|Reference list||Martin, G. R. R. (2002). A game of thrones (Reprint ed.). Bantam.|
Citing multiple sources
If you quote multiple sources in one sentence, make sure to cite them separately so that it’s clear which material came from which source.
|In-text citation||Martin’s narrative can be read as a classic “zero-sum game” (Morgenstern and von Neumann, 1980, p.98), where players in the “game of thrones” either “win or … die” (Martin, 2002, p. 403), with no other outcomes possible.|
|Reference list||Martin, G. R. R. (2002). A game of thrones (Reprint ed.). Bantam.
Morgenstern, O., & von Neumann, J. (1980). Theory of games and economic behavior (3rd ed.). Princeton University Press.
To create correctly formatted source citations, you can use our free Citation Generator.
And if you’re citing in APA Style, consider using Scribbr’s Citation Checker, a unique tool that scans your citations for errors. It can detect inconsistencies between your in-text citations and your reference list, as well as making sure your citations are flawlessly formatted.
Using a plagiarism checker
Most universities use plagiarism checkers like Turnitin to detect potential plagiarism. Here’s how plagiarism checkers work: they scan your document, compare it to a database of webpages and publications, and highlight passages that appear similar to other texts.
Consider using a plagiarism checker yourself before submitting your paper. This allows you to identify issues that could constitute accidental plagiarism, such as:
- Forgotten or misplaced citations
- Missing quotation marks
- Paraphrased material that’s too similar to the original text
Then you can easily fix any instances of potential plagiarism.
There are differences in accuracy and safety between plagiarism checkers. To help students choose, we conducted extensive research comparing the best plagiarism checkers.
Free lecture slides
Are you a teacher or professor who would like to educate your students about plagiarism? You can download our free lecture slides, available for Google Slides and Microsoft PowerPoint.
Frequently asked questions
- Can plagiarism be accidental?
Accidental plagiarism is one of the most common examples of plagiarism. Perhaps you forgot to cite a source, or paraphrased something a bit too closely. Maybe you can’t remember where you got an idea from, and aren’t totally sure if it’s original or not.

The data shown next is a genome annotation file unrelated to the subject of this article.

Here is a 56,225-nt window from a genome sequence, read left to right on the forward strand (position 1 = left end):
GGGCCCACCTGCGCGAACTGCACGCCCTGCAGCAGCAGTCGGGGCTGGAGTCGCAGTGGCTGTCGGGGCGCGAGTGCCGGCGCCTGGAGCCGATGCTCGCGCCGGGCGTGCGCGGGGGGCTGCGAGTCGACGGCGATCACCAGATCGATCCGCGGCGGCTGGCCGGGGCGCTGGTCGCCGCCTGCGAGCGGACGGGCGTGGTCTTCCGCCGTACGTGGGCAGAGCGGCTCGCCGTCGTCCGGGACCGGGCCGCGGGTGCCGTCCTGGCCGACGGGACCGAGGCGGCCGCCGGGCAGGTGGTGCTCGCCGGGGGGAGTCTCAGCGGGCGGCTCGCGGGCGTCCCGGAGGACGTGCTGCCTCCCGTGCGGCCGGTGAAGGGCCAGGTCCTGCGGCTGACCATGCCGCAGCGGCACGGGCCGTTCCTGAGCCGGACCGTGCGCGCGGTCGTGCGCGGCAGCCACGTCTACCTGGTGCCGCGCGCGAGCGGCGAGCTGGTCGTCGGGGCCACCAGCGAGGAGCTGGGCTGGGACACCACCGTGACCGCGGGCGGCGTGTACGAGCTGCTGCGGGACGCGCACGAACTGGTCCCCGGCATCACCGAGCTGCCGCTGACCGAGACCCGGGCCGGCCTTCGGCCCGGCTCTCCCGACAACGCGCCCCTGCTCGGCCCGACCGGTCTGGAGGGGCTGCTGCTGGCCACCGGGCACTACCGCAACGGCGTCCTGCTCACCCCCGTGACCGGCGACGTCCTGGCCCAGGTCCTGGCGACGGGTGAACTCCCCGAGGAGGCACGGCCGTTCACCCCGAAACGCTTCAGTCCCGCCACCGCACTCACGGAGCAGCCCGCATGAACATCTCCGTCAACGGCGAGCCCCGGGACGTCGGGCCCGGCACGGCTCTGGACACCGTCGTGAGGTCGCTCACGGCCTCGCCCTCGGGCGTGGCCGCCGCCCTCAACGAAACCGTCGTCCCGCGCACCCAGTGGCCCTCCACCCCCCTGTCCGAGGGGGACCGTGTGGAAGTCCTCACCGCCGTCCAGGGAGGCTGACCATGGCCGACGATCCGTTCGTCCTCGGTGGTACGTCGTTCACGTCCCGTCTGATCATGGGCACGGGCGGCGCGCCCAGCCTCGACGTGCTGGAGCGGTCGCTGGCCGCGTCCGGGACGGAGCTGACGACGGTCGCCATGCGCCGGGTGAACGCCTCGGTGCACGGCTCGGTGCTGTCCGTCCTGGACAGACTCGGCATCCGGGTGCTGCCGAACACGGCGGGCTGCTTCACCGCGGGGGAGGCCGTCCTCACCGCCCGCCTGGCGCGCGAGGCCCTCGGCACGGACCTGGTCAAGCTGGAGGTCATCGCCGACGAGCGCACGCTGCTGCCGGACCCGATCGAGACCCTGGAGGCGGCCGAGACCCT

These all count as plagiarism, even though you didn’t do it on purpose. When in doubt, make sure you’re citing your sources. Also consider running your work through a plagiarism checker tool prior to submission, which work by using advanced database software to scan for matches between your text and existing texts.
Scribbr’s Plagiarism Checker takes less than 10 minutes and can help you turn in your paper with confidence.
- How can I summarize a source without plagiarizing?
- How is plagiarism detected?
Plagiarism can be detected by your professor or readers if the tone, formatting, or style of your text is different in different parts of your paper, or if they’re familiar with the plagiarized source.
Many universities also use plagiarism detection software like Turnitin’s, which compares your text to a large database of other sources, flagging any similarities that come up.
It can be easier than you think to commit plagiarism by accident. Consider using a plagiarism checker prior to submitting your paper to ensure you haven’t missed any citations.
- What are some examples of plagiarism?
Some examples of plagiarism include:
- Copying and pasting a Wikipedia article into the body of an assignment
- Quoting a source without including a citation
- Not paraphrasing a source properly, such as maintaining wording too close to the original
- Forgetting to cite the source of an idea
If you’re concerned about plagiarism, consider running your work through a plagiarism checker tool prior to submission. Scribbr’s Plagiarism Checker takes less than 10 minutes and can help you turn in your paper with confidence.